The start of this season was super exciting, with all the guys coming back and looking to build on last season’s success. Unlike last season, however, we were mixed in with the Premiership teams this year. It didn’t take long for us to be brought back down to earth with an opening defeat at home to Wandsworth Demons. This and a couple of other rough patches along the way this year are probably the best things that could have happened to us: to remind us that winning would never come easy.
The thing about London footy is that there’s such a high turnover of people coming in and out, working, travelling, etc., that you never know what to expect from your opposition until the first bounce. We built on our defeats and performed well against the other conference teams in the regular season but had our two toughest games, by far, against the Wandsworth 2’s followed by the Wildcats 2’s in the final. Thankfully, we were able to dig deep in the grand final and worked really hard as a group to defend the premiership. This made the winning feeling all the sweeter in the end.
A low for the season was our preliminary final against Wandsworth 2’s. We came into the game having won comfortably the week before against the same opposition. The second game was a totally different ball game, and they just came out hungrier and more willing to work for the footy. We knew we weren’t at the races, but at the time, we were looking at a last chance for a spot in the grand final the following week, and everyone turned up to training that week with a bit of hurt and a desire to right some wrongs. The way things worked out, we went straight through to the GF but kept that game in our rearview mirror as we geared up for the final.
For the high of the season, the most obvious is, of course, winning back-to-back premierships. That was always the goal, but the big difference between this season and last was playing against the top teams in London during the regular season and putting in a real shift against them too. There are years gone by where we’ve played those teams and knew we were beat before we ever touched a footy. This year, we came so close to the premier teams, and against North London in particular, we lost by a last kick of the footy. We were gutted, and everyone came off knowing that should have been us. There are huge positives to take from that, showing our progress as a club towards where we want to be.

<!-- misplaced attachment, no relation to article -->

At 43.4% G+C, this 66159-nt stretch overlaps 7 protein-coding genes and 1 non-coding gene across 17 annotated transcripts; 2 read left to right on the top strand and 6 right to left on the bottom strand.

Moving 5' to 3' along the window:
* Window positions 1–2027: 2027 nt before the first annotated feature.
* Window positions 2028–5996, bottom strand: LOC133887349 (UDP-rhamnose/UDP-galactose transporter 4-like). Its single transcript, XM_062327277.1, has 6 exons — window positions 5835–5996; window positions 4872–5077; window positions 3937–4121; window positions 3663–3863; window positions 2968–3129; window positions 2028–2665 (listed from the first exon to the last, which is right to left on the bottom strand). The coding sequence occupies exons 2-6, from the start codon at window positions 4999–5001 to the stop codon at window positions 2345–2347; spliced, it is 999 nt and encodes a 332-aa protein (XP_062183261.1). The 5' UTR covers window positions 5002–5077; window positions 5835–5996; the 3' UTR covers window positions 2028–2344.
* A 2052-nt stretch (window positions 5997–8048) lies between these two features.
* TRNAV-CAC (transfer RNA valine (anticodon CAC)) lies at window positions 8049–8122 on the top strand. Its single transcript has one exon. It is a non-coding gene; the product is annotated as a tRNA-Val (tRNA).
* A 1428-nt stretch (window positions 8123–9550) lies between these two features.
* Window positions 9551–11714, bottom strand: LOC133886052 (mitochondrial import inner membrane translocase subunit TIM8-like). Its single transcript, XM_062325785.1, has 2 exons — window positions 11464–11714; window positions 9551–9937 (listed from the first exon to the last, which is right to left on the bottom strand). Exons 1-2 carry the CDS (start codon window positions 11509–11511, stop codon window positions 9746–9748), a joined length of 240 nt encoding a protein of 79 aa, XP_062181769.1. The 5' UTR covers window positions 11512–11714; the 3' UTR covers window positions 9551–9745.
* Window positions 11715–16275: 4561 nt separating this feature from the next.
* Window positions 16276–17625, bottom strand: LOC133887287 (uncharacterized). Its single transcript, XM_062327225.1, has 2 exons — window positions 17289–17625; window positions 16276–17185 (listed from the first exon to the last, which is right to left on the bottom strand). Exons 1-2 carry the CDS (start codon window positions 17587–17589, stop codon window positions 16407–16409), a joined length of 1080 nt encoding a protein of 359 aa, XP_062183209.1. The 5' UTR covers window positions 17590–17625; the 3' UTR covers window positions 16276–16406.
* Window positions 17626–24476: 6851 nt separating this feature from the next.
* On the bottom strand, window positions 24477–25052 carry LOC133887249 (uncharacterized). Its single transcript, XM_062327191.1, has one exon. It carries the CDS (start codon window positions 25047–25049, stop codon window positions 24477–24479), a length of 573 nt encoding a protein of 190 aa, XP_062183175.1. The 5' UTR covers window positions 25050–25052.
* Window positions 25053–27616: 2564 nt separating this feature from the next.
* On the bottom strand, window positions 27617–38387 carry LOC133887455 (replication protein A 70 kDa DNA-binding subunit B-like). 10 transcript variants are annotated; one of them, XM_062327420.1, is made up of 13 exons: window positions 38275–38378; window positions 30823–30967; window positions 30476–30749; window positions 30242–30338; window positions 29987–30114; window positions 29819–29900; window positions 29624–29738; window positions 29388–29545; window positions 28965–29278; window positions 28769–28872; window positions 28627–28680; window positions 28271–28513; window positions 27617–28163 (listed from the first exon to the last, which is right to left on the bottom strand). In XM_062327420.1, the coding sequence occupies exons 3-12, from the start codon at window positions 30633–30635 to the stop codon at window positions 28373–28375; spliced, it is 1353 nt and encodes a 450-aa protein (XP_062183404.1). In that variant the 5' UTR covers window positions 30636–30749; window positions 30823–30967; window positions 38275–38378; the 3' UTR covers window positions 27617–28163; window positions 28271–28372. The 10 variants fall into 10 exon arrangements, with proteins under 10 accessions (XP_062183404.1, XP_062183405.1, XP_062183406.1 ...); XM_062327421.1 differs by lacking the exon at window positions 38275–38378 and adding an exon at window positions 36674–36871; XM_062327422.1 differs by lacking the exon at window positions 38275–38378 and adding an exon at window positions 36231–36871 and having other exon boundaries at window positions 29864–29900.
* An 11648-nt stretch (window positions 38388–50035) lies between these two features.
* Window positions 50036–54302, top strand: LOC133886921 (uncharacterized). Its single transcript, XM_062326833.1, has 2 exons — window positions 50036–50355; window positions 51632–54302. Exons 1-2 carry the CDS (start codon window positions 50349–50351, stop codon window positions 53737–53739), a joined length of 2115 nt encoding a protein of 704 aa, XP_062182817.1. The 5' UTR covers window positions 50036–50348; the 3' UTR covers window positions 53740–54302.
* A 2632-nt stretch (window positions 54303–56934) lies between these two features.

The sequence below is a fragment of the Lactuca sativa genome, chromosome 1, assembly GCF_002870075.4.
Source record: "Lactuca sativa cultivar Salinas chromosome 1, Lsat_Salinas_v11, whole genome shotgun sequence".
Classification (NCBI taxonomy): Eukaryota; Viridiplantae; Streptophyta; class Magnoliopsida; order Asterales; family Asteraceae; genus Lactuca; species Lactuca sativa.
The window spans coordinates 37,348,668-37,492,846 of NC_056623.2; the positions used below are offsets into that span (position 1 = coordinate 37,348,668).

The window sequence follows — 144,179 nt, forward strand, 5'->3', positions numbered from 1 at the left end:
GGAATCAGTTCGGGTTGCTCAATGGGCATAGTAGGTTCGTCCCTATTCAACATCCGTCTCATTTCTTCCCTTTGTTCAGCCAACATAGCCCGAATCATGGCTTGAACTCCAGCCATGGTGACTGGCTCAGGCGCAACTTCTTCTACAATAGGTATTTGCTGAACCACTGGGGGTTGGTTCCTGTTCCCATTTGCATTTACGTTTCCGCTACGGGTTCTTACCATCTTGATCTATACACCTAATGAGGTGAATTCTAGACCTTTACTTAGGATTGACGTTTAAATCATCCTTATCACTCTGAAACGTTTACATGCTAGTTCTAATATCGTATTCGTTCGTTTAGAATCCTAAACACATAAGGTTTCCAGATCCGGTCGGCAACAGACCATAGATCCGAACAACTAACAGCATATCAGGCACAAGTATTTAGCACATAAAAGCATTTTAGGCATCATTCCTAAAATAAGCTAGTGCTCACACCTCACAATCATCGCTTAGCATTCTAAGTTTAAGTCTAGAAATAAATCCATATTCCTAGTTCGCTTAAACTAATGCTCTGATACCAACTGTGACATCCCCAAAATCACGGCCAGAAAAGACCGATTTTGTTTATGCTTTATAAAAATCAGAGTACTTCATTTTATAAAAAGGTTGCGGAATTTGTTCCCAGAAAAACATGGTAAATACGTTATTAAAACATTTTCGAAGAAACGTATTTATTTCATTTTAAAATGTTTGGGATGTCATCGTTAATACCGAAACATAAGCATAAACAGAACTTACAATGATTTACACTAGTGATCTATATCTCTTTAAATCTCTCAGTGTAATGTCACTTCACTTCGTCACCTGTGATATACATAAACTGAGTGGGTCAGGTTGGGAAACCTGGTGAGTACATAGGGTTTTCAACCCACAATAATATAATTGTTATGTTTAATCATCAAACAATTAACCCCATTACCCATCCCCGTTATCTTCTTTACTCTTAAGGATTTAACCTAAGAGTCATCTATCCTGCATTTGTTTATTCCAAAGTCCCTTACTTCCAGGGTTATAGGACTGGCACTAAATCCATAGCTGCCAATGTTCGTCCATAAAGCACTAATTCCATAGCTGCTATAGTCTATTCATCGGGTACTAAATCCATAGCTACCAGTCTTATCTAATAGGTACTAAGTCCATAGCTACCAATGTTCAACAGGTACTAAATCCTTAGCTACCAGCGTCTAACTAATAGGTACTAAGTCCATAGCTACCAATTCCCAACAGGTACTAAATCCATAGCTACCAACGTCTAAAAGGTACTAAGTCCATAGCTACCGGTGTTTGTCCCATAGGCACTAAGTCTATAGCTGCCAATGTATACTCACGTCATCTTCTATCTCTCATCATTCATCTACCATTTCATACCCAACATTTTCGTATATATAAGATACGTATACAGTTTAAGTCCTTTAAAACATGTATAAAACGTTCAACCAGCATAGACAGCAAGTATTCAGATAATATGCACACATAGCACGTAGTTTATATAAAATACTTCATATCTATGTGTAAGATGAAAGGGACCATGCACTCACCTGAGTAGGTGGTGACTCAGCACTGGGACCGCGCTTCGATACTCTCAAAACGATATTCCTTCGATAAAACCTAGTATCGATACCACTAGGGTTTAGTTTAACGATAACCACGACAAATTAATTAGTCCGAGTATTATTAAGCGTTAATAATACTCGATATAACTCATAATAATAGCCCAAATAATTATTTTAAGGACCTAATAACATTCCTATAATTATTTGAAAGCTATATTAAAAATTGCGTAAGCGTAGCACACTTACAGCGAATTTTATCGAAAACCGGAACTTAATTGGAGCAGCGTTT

A highlight for me is the new guys and girls that come along each year, and we had loads again this season. You’re involved in a club for a few years, and still, when someone new comes down, whether they are Aussie or from anywhere, everyone is just chuffed they want to be a part of it. Sharing highs and lows as a group is what sport is all about, and when you win, it’s an amazing feeling to see people that might not have experienced it last year getting involved this time around.
I’m looking forward to just getting involved again; it doesn’t really get old. We joke that during the season, we are nearly sick of each other by the end of it because the season is so short and snappy. When it’s over, it doesn’t take long to miss to craic of training on a Saturday or heading to the bucks head after on a Thursday night. I’m looking forward to getting stuck in and seeing a few more new faces to grow to the Swannies community.
I’ve been involved in the Swannies since the start of the 2019 season, and it’s honestly the best decision I made in moving to London. I wanted to do something different that would keep me fit with a bit of a competitive side to it. I never expected it to be so much more than that. Being asked to co-captain the team with Jacko this year really was a privilege. Jacko and I joined the same season, and it’s a real vote of confidence now that the coach and players trusted us with that role. I’ve really never experienced a sports team like this, that makes room for absolutely everyone who wants to be involved, and that’s exactly the type of group you want to lead if you’re lucky enough to get the chance, which thankfully this year I was.
About Irish Kev
I’m from Cork in Ireland, and played GAA my whole life, which most people think is just Gaelic Football, but it also includes Hurling too. This was also my favourite sport growing up. Telling the Aussies about hurling, they seem to think it’s like some sort of warfare, with the helmets and wooden sticks, but I’ve still never come close to as sore after a game of hurling, as I have after 80 minutes of footy. I actually started playing footy back in University College Cork—we were called the UCC bombers and played 9-aside. It was mostly GAA lads and Rugby lads who had liked the look of the jerseys, and wanted to try something knew, and it was great fun! Can’t say I knew many of the rules back then (and probably still don’t) but it was definitely clear that footy was something I wanted to keep playing for a long time after. Little did I know, there was a whole community of Aussies playing it in London, and I never looked back!